How Investments in Agriculture can ease Uganda’s unemployment

Leave a comment

Owachgiu Dennis

Most countries lag behind economically because they fail to exploit their competitive advantages. Massive Youth Unemployment in Uganda today correlates directly with the country’s inability to create opportunities in sectors where they have competitive advantages. In Uganda, agriculture is a key competitive advantage because of the large tracks of fertile arable land available countrywide. Uganda’s land can record high yield even without fertilizers.

Since it employs nearly 80% of the population, Agriculture is the sector that can be relied to ignited an increase in household incomes for the greatest number of people. Investment in Agriculture can positively impact on many sectors of the economy simultaneously. Great and mighty economic powers such as the United States of America owes their economic growth to Agriculture.

Farming in Uganda is still largely subsistence

Uganda certainly has numerous untapped opportunities. It is noteworthy that the handful of small holder coffee farmers in Uganda have already made Uganda Africa’s leading coffer exporter and brought in considerable income. Uganda’s production level and earning can still grow up significantly for coffee, just as for other agricultural products. Investments towards processing such products locally could further allow Uganda to export finished products rather than raw materials. Exporting finished products would earn even more money for the country and create many new jobs at the processing plants.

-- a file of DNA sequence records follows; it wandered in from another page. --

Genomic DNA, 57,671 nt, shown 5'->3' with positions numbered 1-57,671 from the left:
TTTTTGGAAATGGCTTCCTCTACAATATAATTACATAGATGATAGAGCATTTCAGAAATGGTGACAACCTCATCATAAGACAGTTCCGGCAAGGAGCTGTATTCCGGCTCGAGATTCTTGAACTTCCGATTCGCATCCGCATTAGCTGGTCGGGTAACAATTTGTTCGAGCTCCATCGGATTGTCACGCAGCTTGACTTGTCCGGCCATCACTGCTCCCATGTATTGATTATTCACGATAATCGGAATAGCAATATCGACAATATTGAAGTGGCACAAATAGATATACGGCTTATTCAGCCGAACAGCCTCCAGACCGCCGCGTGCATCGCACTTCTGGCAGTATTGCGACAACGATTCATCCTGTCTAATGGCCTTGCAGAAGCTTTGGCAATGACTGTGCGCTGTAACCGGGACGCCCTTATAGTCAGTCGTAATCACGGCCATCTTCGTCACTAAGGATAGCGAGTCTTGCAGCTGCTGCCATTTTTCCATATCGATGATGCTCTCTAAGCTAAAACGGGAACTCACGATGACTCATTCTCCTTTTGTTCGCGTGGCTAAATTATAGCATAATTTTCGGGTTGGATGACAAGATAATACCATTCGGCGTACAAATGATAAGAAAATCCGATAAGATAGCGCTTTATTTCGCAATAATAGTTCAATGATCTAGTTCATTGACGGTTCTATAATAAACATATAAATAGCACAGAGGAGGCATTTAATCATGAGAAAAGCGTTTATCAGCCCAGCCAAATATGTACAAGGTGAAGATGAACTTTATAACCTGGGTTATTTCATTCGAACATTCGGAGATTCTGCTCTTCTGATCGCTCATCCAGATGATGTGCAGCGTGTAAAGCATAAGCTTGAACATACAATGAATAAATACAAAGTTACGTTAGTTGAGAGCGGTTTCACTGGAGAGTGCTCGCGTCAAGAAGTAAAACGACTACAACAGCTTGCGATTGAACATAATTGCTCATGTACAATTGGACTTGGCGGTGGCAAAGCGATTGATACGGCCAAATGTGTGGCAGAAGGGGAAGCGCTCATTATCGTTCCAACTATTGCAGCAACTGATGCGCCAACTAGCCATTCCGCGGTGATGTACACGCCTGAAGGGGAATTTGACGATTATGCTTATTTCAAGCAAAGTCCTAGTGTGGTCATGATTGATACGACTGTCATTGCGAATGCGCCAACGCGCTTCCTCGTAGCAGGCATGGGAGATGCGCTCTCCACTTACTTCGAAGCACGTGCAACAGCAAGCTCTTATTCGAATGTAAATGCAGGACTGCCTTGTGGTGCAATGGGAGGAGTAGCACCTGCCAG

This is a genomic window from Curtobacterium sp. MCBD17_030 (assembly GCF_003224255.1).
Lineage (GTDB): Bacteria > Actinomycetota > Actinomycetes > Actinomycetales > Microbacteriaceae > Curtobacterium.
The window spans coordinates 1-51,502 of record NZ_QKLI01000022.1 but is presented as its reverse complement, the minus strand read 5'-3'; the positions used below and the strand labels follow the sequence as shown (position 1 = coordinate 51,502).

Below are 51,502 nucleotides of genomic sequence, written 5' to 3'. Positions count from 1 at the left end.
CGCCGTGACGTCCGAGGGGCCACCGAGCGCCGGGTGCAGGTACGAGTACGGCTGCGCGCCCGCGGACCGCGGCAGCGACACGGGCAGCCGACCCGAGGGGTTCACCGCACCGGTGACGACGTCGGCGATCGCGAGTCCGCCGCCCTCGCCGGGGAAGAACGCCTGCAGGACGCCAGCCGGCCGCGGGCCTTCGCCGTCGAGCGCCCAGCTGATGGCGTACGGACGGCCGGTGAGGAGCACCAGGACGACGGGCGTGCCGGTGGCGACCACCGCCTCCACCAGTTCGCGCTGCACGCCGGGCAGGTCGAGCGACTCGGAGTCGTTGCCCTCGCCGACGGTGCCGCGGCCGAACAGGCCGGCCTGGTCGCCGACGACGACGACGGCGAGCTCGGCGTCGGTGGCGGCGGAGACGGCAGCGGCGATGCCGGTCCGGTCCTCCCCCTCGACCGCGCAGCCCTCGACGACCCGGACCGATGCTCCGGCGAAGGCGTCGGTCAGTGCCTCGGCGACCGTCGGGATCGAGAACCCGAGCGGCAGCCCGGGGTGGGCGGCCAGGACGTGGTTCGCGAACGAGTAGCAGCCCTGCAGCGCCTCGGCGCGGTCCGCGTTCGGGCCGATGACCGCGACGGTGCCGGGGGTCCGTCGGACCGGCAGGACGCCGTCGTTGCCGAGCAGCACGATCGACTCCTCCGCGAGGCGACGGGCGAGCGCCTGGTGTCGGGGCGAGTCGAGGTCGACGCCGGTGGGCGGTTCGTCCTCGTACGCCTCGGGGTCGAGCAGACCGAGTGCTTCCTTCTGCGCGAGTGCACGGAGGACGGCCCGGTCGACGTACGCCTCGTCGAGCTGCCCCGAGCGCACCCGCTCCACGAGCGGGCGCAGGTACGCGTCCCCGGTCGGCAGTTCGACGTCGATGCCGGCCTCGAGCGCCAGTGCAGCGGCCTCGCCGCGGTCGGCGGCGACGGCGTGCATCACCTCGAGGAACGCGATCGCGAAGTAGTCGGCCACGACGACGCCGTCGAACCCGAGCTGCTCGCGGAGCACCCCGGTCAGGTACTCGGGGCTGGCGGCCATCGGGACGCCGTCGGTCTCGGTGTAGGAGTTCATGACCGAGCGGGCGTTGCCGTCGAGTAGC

The growth of agro-processing industries to process agricultural products will itself create jobs for multitudes in other related industries. By-products in other manufacturing cycles are automatic raw materials for other products. Other business will emerge to handle Packaging, transporting finished goods etc. When the goods are exported the country will earn the much needed foreign exchange for the economy and improve the balance of payment position.

The fact that countries that are not as endowed as Uganda are doing well means the sky is the limit for Uganda. Arid Egypt grows and exports agricultural products all year round using water from rive Nile, and Uganda has the source of river Nile right here. Israel products several tones of fresh water fish in tanks, and Uganda has the largest fresh water body right here. Botswana exports more tones of beef products globally, yet Uganda has more cows than Botswana. Israel exports more Diary products yet Uganda has more dairy cows than Israel.

It’s time to take advantages of these competitive advantages to uplift the economy. With the bulk of our population being youthful, availability of labour force is in itself another competitive advantage at our disposal. The kind of agriculture that will create enormous opportunities will have to be commercialized intensive agriculture, not the traditional hand-to-mouth subsistence agriculture. This requires real investments and the national budget should reflect agriculture as a priority area.